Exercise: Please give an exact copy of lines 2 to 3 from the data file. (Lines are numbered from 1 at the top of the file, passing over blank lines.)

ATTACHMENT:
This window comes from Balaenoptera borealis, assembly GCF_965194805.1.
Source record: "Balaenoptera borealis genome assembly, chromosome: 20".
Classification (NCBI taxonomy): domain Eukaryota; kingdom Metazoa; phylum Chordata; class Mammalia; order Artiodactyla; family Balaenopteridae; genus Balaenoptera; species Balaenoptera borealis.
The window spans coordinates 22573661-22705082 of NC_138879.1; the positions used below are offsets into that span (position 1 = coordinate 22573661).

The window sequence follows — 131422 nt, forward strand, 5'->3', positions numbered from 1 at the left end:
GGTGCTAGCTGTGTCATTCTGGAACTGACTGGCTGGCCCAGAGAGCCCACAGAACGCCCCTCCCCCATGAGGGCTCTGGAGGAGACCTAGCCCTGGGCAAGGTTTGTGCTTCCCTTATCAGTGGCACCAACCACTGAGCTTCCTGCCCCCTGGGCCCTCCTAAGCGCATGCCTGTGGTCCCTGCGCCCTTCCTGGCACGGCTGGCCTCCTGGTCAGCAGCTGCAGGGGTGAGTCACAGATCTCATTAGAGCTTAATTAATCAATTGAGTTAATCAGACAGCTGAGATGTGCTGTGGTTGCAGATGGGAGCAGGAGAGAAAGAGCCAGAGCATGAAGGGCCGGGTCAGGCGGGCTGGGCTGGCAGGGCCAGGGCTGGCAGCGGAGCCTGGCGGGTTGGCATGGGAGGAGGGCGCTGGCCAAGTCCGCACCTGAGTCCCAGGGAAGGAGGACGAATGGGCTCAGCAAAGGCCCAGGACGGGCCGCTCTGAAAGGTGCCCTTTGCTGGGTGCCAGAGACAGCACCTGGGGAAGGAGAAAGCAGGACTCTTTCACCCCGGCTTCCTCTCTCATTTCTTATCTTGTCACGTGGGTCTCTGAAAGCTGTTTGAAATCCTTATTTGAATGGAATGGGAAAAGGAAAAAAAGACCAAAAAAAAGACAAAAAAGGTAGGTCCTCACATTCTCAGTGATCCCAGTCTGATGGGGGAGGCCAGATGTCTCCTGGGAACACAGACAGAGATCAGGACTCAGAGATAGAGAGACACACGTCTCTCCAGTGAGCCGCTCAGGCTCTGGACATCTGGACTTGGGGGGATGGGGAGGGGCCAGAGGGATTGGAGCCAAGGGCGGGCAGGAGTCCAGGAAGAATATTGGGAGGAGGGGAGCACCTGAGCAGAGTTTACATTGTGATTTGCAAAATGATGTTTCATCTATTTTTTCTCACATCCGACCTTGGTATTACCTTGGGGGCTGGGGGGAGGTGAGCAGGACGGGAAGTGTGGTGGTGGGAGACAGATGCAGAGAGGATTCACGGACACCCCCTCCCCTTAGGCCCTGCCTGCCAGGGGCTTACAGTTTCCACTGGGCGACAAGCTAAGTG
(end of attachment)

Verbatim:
Source record: "Balaenoptera borealis genome assembly, chromosome: 20".
Classification (NCBI taxonomy): domain Eukaryota; kingdom Metazoa; phylum Chordata; class Mammalia; order Artiodactyla; family Balaenopteridae; genus Balaenoptera; species Balaenoptera borealis.